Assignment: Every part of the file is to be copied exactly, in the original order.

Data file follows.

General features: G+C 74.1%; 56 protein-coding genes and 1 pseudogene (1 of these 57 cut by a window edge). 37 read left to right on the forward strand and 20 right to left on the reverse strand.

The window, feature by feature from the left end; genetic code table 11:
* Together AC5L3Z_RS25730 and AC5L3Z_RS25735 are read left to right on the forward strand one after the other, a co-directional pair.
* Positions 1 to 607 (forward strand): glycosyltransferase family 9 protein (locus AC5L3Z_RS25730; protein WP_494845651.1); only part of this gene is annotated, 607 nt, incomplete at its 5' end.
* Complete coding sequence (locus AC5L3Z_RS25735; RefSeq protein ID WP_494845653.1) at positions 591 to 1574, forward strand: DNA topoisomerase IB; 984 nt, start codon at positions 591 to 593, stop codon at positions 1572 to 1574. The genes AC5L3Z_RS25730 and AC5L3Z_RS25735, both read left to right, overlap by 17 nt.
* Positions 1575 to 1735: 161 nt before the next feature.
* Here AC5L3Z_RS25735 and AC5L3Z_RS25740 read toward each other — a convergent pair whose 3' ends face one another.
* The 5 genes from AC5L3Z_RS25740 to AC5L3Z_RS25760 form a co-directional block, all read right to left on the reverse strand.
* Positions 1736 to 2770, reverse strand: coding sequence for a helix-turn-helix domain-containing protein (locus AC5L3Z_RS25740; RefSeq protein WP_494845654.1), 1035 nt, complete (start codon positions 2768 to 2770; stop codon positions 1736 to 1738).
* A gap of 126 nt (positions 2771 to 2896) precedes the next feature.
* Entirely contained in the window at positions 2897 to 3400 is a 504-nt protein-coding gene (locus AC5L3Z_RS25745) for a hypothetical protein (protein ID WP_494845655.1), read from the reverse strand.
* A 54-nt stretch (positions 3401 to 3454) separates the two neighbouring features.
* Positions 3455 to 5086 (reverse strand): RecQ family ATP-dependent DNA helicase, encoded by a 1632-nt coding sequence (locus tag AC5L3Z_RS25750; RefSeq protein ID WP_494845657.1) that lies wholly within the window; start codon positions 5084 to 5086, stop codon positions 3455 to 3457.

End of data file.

General features: G+C 74.1%; 56 protein-coding genes and 1 pseudogene (1 of these 57 cut by a window edge). 37 read left to right on the forward strand and 20 right to left on the reverse strand.

The window, feature by feature from the left end; genetic code table 11:
* Together AC5L3Z_RS25730 and AC5L3Z_RS25735 are read left to right on the forward strand one after the other, a co-directional pair.
* Positions 1 to 607 (forward strand): glycosyltransferase family 9 protein (locus AC5L3Z_RS25730; protein WP_494845651.1); only part of this gene is annotated, 607 nt, incomplete at its 5' end.
* Complete coding sequence (locus AC5L3Z_RS25735; RefSeq protein ID WP_494845653.1) at positions 591 to 1574, forward strand: DNA topoisomerase IB; 984 nt, start codon at positions 591 to 593, stop codon at positions 1572 to 1574. The genes AC5L3Z_RS25730 and AC5L3Z_RS25735, both read left to right, overlap by 17 nt.
* Positions 1575 to 1735: 161 nt before the next feature.
* Here AC5L3Z_RS25735 and AC5L3Z_RS25740 read toward each other — a convergent pair whose 3' ends face one another.
* The 5 genes from AC5L3Z_RS25740 to AC5L3Z_RS25760 form a co-directional block, all read right to left on the reverse strand.
* Positions 1736 to 2770, reverse strand: coding sequence for a helix-turn-helix domain-containing protein (locus AC5L3Z_RS25740; RefSeq protein WP_494845654.1), 1035 nt, complete (start codon positions 2768 to 2770; stop codon positions 1736 to 1738).
* A gap of 126 nt (positions 2771 to 2896) precedes the next feature.
* Entirely contained in the window at positions 2897 to 3400 is a 504-nt protein-coding gene (locus AC5L3Z_RS25745) for a hypothetical protein (protein ID WP_494845655.1), read from the reverse strand.
* A 54-nt stretch (positions 3401 to 3454) separates the two neighbouring features.
* Positions 3455 to 5086 (reverse strand): RecQ family ATP-dependent DNA helicase, encoded by a 1632-nt coding sequence (locus tag AC5L3Z_RS25750; RefSeq protein ID WP_494845657.1) that lies wholly within the window; start codon positions 5084 to 5086, stop codon positions 3455 to 3457.